The latest plenary meeting of the 3GPP technical specifications groups has agreed on a detailed workplan for Release 15. The plan includes a set of intermediate tasks and check-points to guide the ongoing studies in the working groups. These will get 3GPP in a position to make the next major round of workplan decisions when transitioning from the ongoing studies to the normative phase of the work in December which sees the start of SA2 normative work on Next Generation (NexGen) architecture, and in March 2017 for the beginning of the RAN working group’s specification of the 5G New Radio (NR).

“At the end of our workshop last year we left all the controversial topics open so we could agree on what we were going to do,” Erik Guttman, TGA chairman, 3GPP and consultant for Samsung, explained. “What we’ve done is left open the questions around which use case or which scenario intentionally so we didn’t have to have a prioritisation discussion; that was intentionally deferred until next year.”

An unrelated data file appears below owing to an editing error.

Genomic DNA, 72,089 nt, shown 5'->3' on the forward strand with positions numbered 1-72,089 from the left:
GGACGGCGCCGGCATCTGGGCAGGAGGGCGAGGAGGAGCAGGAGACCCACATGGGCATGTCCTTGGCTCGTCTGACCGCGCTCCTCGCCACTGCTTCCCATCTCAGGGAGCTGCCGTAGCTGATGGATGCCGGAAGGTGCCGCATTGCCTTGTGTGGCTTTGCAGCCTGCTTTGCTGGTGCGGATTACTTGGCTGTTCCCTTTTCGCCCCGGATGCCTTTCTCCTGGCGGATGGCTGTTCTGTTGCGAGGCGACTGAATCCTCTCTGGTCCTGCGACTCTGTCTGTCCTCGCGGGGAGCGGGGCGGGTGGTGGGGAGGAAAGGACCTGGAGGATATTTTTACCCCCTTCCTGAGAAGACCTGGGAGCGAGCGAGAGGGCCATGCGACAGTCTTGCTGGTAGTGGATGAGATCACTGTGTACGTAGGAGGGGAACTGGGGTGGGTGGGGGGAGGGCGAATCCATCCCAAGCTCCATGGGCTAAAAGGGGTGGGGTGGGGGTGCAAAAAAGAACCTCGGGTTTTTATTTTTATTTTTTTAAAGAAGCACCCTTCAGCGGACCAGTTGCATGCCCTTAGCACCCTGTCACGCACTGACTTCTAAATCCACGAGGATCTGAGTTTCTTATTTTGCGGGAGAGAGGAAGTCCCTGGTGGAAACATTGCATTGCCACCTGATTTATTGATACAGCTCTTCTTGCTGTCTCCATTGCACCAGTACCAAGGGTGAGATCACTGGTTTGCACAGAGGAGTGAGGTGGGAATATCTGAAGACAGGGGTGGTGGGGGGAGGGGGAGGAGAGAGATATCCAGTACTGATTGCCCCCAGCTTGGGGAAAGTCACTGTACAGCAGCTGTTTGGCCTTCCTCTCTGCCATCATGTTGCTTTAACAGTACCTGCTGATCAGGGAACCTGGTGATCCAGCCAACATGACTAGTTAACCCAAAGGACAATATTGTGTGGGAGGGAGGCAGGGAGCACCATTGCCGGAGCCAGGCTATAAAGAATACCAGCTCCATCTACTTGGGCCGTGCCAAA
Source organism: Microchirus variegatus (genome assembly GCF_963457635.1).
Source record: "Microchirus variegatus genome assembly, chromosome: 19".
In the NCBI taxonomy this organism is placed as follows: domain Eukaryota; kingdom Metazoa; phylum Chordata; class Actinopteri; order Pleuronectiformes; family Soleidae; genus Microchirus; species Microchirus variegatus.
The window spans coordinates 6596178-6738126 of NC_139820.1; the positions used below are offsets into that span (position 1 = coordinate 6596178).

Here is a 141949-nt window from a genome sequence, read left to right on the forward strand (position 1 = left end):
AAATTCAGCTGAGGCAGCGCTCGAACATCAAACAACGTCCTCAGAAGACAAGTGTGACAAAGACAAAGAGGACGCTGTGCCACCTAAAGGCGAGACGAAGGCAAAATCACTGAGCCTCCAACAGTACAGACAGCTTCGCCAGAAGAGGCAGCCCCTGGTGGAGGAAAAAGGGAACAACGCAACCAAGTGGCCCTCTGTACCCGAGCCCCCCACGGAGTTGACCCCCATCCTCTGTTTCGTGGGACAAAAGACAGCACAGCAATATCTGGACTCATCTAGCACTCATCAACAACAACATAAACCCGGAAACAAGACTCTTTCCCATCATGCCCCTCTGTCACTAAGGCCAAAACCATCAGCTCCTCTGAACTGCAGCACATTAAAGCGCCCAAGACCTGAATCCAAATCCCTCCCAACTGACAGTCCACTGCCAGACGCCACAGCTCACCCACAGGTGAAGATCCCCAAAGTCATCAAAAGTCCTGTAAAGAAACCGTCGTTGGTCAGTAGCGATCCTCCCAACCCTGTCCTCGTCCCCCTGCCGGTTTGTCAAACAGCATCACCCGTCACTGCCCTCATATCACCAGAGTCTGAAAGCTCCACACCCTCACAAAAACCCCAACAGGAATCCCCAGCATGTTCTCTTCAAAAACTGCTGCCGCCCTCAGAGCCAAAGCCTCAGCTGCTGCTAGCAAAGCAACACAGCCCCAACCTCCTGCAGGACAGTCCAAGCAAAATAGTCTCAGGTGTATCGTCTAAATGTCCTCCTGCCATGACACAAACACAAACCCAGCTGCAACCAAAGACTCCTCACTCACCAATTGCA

“Since then we have decided two things. We plan in December to have a decision point where we plan out the system architecture features that are going to be included in the release 15 timeframe. This will force certain kinds of decisions to occur in RAN at least three months earlier than we had previously thought because we have to decide any place where the systems level has a dependency on RAN decisions, those decisions have to be taken early enough.”